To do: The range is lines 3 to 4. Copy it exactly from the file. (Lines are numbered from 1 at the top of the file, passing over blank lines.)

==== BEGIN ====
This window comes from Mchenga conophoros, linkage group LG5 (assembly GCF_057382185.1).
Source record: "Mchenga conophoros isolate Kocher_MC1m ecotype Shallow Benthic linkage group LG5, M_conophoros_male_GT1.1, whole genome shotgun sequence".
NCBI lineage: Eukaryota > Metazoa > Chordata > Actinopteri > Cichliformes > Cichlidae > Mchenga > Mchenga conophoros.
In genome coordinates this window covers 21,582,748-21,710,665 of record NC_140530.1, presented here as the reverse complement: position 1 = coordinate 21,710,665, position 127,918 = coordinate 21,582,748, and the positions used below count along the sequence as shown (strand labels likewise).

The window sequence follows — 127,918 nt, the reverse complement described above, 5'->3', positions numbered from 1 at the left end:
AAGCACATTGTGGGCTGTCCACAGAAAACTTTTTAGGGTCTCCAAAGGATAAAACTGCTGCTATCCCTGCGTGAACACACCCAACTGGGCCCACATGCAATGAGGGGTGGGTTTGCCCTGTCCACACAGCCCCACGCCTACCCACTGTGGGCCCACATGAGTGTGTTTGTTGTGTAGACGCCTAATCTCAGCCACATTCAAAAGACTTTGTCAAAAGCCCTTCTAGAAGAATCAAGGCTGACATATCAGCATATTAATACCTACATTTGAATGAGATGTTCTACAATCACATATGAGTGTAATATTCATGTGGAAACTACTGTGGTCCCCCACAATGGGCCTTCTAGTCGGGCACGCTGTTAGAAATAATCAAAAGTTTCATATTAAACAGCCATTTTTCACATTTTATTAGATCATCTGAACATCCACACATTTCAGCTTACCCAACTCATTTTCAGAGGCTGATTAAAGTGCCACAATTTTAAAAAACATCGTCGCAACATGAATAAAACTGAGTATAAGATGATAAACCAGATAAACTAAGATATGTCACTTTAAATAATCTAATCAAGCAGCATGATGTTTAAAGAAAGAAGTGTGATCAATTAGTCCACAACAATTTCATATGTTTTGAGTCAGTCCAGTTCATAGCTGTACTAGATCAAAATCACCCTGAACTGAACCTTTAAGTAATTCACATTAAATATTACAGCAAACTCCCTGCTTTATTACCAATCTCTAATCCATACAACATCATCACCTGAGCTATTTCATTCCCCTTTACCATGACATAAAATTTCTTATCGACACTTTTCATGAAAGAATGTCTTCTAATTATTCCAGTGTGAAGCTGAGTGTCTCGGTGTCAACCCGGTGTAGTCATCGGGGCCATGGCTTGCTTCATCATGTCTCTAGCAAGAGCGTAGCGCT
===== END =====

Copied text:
NCBI lineage: Eukaryota > Metazoa > Chordata > Actinopteri > Cichliformes > Cichlidae > Mchenga > Mchenga conophoros.
In genome coordinates this window covers 21,582,748-21,710,665 of record NC_140530.1, presented here as the reverse complement: position 1 = coordinate 21,710,665, position 127,918 = coordinate 21,582,748, and the positions used below count along the sequence as shown (strand labels likewise).